give me leave to shine sometimes,
Lord. Thou hast a gallant spirit, which I fear
Will be imposèd
on by the closer sort. [Aside
Clar. Well, I'll endeavour to take
Lord Percy's advice; I have been usèd so
To dignity that I'm sick on 't.
Queen Phil. Fie, fie, Lord Clarence! you proceed not to business,
speak of your own pleasures.
I hope their Lordships will excuse your giddiness.
Clar. My Lords, the French
have fitted out many
Small ships of war, that, like to ravening wolves,
Infest our English seas, devouring
Our burden'd vessels, spoiling our naval flocks.
The merchants do complain and beg our aid.
The merchants are rich enough,
Can they not help themselves?
Bish. They can, and may; but how to
gain their will
Requires our countenance and help.
Percy. When that they find they must, my Lord, they
Let them but suffer awhile, and you shall see
They will bestir themselves.
Bish. Lord Percy cannot
mean that we should suffer
This disgrace: if so, we are not sovereigns
Of the sea -- our right, that Heaven
To England, when at the birth of nature
She was seated in the deep; the Ocean ceas'd
roar, and fawning play'd around
Her snowy feet, and own'd his awful Queen.
Lord Percy, if the heart is
sick, the head
Must be aggriev'd; if but one member suffer,
The heart doth fail. You say, my Lord, the
Can, if they will, defend themselves against
These rovers: this is a noble scheme,
brave Lord Percy, and as worthy
His generous aid to put it into practice.
Percy. Lord Bishop, what was
rash in me is wise
In you; I dare not own the plan. 'Tis not
Mine. Yet will I, if you please,
Quickly to the Lord Mayor, and work him onward
To this most glorious voyage; on
I'll set my whole estate,
But we will bring these Gallic rovers under.
Queen Phil. Thanks, brave
Lord Percy; you have the thanks
Of England's Queen, and will, ere long, of England. [Exeunt
Scene. At Cressy. Sir Thomas Dagworth and Lord Audley meeting.
Good morrow, brave Sir Thomas; the bright morn
Enter Sir John Chandos.
Good morrow, Generals; I give you joy:
Smiles on our army, and the gallant sun
from the hills like a young hero
Into the battle, shaking his golden locks
Exultingly: this is a promising day.
Why, my Lord Audley, I don't know.
Give me your hand, and now I'll tell you what
I think you do not know.
Edward's afraid of Philip.
Audley. Ha! Ha! Sir Thomas! you but joke;
Did you e'er see him fear? At Blanchetaque,
almost singly he drove six thousand
French from the ford, did he fear then?
Dagw. Yes, fear -- that made
him fight so.
Aud. By the same reason I might say tis fear
That makes you fight.
Dagw. Mayhap you may: look
upon Edward's face,
No one can say he fears; but when he turns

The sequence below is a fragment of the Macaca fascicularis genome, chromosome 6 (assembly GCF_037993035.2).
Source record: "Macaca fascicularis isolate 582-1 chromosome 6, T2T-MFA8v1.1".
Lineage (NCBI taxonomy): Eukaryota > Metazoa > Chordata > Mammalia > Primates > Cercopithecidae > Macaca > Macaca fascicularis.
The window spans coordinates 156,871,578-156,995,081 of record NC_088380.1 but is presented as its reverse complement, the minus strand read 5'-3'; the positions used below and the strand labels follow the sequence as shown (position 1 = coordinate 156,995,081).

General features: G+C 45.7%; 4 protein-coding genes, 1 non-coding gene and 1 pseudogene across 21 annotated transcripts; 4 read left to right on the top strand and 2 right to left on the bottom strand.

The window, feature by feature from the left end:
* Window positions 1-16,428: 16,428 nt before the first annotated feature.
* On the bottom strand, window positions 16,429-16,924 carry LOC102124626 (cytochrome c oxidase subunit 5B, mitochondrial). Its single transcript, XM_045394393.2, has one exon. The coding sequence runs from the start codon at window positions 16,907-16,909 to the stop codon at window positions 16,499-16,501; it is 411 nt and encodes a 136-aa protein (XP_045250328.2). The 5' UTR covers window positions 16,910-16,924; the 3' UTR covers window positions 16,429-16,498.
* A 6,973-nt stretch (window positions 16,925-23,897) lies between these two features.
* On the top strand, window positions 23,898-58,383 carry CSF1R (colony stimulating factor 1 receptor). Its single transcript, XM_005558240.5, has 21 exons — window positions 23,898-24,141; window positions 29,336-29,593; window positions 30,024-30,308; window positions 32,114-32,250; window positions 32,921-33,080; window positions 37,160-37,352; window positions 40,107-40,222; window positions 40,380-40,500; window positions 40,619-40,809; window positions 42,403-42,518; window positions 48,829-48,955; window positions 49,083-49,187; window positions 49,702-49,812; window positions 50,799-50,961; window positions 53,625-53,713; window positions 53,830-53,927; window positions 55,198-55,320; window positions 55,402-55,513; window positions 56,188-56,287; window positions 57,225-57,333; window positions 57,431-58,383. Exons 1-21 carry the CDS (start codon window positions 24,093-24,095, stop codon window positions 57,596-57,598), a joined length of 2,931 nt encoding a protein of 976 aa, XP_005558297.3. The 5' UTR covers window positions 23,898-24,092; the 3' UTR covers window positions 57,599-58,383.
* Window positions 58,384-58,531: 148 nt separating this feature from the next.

His back, then I will say it to his face;
is afraid: he makes us all afraid.
I cannot bear the enemy at my back.
Now here we are at Cressy; where
To-morrow we shall know. I say, Lord Audley,
That Edward runs away from Philip.
you think the Prince too is afraid?
Dagw. No; God forbid! I'm sure he is not.
He is a young lion. O! I have
seen him fight
And give command, and lightning has flashèd
From his eyes across the field: I have seen
Shake hands with death, and strike a bargain for
The enemy; he has danc'd in the field
Of battle, like
the youth at morris-play.
I'm sure he's not afraid, nor Warwick, nor none--
None of us but me, and I am
very much afraid.
Aud. Are you afraid too, Sir Thomas?
I believe that as much as I believe
afraid: but what are you afraid of?
Dagw. Of having my back laid open; we turn
Our backs to the fire, till
we shall burn our skirts.
Aud. And this, Sir Thomas, you call fear? Your fear
Is of a different kind then
from the King's;
He fears to turn his face, and you to turn your back.
I do not think, Sir Thomas, you know
what fear is.
Welcome to the fields of Cressy. Here we stop,
Dagw. I hope so.
Aud. There, Sir Thomas, do you call that fear?
Dagw. I don't know; perhaps
he takes it by fits.
Why, noble Chandos, look you here--
One rotten sheep spoils the whole flock;
And if the
bell-wether is tainted, I wish
The Prince may not catch the distemper too.
Chand. Distemper, Sir Thomas!
I have not heard.
Dagw. Why, Chandos, you are a wise man,
I know you understand
me; a distemper
The King caught here in France of running away.
Aud. Sir Thomas, you say you have
caught it too.
Dagw. And so will the whole army; 'tis very catching,
For, when the coward runs, the brave
Perhaps the air of the country is the cause.
I feel it coming upon me, so I strive against it;
yet are whole; but, after a few more
Retreats, we all shall know how to retreat
Better than fight. -- To be